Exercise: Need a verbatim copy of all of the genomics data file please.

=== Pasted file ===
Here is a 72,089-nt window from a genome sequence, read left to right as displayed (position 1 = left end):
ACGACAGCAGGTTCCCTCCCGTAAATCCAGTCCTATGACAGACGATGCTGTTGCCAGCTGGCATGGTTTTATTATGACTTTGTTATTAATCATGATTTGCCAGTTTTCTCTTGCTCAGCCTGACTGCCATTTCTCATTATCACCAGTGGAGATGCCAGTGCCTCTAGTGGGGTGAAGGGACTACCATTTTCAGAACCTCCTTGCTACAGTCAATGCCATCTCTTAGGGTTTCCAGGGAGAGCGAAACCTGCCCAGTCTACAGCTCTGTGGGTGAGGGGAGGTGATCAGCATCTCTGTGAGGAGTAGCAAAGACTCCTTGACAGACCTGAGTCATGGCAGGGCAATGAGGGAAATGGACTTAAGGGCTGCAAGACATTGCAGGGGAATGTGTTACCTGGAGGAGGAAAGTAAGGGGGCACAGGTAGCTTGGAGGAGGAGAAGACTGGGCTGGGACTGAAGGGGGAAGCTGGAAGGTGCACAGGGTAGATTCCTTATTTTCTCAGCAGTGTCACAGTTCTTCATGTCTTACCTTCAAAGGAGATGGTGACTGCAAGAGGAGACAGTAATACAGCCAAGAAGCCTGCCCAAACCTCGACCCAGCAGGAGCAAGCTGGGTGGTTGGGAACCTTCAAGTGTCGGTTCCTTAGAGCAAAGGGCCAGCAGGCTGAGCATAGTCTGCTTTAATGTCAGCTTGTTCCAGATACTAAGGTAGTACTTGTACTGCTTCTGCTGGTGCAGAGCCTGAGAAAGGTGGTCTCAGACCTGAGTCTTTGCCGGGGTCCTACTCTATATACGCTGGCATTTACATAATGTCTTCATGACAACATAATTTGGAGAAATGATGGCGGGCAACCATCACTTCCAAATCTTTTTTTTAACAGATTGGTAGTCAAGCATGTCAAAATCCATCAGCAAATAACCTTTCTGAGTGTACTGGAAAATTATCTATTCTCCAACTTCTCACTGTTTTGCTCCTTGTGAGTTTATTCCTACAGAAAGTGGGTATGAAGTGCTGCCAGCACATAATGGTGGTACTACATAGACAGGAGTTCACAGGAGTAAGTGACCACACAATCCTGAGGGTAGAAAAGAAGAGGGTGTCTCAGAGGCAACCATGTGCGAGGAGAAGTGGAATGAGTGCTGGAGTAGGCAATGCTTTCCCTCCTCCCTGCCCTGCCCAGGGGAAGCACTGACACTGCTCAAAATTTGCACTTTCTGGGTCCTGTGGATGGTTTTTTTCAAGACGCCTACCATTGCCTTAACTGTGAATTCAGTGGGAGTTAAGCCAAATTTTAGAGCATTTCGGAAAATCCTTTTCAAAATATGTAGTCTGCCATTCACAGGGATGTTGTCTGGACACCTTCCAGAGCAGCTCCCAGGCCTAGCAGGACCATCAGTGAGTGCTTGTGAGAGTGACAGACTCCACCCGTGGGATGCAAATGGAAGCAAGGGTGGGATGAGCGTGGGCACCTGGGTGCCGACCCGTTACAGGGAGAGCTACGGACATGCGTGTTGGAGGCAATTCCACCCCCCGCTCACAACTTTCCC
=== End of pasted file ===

Here is a 72,089-nt window from a genome sequence, read left to right as displayed (position 1 = left end):
ACGACAGCAGGTTCCCTCCCGTAAATCCAGTCCTATGACAGACGATGCTGTTGCCAGCTGGCATGGTTTTATTATGACTTTGTTATTAATCATGATTTGCCAGTTTTCTCTTGCTCAGCCTGACTGCCATTTCTCATTATCACCAGTGGAGATGCCAGTGCCTCTAGTGGGGTGAAGGGACTACCATTTTCAGAACCTCCTTGCTACAGTCAATGCCATCTCTTAGGGTTTCCAGGGAGAGCGAAACCTGCCCAGTCTACAGCTCTGTGGGTGAGGGGAGGTGATCAGCATCTCTGTGAGGAGTAGCAAAGACTCCTTGACAGACCTGAGTCATGGCAGGGCAATGAGGGAAATGGACTTAAGGGCTGCAAGACATTGCAGGGGAATGTGTTACCTGGAGGAGGAAAGTAAGGGGGCACAGGTAGCTTGGAGGAGGAGAAGACTGGGCTGGGACTGAAGGGGGAAGCTGGAAGGTGCACAGGGTAGATTCCTTATTTTCTCAGCAGTGTCACAGTTCTTCATGTCTTACCTTCAAAGGAGATGGTGACTGCAAGAGGAGACAGTAATACAGCCAAGAAGCCTGCCCAAACCTCGACCCAGCAGGAGCAAGCTGGGTGGTTGGGAACCTTCAAGTGTCGGTTCCTTAGAGCAAAGGGCCAGCAGGCTGAGCATAGTCTGCTTTAATGTCAGCTTGTTCCAGATACTAAGGTAGTACTTGTACTGCTTCTGCTGGTGCAGAGCCTGAGAAAGGTGGTCTCAGACCTGAGTCTTTGCCGGGGTCCTACTCTATATACGCTGGCATTTACATAATGTCTTCATGACAACATAATTTGGAGAAATGATGGCGGGCAACCATCACTTCCAAATCTTTTTTTTAACAGATTGGTAGTCAAGCATGTCAAAATCCATCAGCAAATAACCTTTCTGAGTGTACTGGAAAATTATCTATTCTCCAACTTCTCACTGTTTTGCTCCTTGTGAGTTTATTCCTACAGAAAGTGGGTATGAAGTGCTGCCAGCACATAATGGTGGTACTACATAGACAGGAGTTCACAGGAGTAAGTGACCACACAATCCTGAGGGTAGAAAAGAAGAGGGTGTCTCAGAGGCAACCATGTGCGAGGAGAAGTGGAATGAGTGCTGGAGTAGGCAATGCTTTCCCTCCTCCCTGCCCTGCCCAGGGGAAGCACTGACACTGCTCAAAATTTGCACTTTCTGGGTCCTGTGGATGGTTTTTTTCAAGACGCCTACCATTGCCTTAACTGTGAATTCAGTGGGAGTTAAGCCAAATTTTAGAGCATTTCGGAAAATCCTTTTCAAAATATGTAGTCTGCCATTCACAGGGATGTTGTCTGGACACCTTCCAGAGCAGCTCCCAGGCCTAGCAGGACCATCAGTGAGTGCTTGTGAGAGTGACAGACTCCACCCGTGGGATGCAAATGGAAGCAAGGGTGGGATGAGCGTGGGCACCTGGGTGCCGACCCGTTACAGGGAGAGCTACGGACATGCGTGTTGGAGGCAATTCCACCCCCCGCTCACAACTTTCCC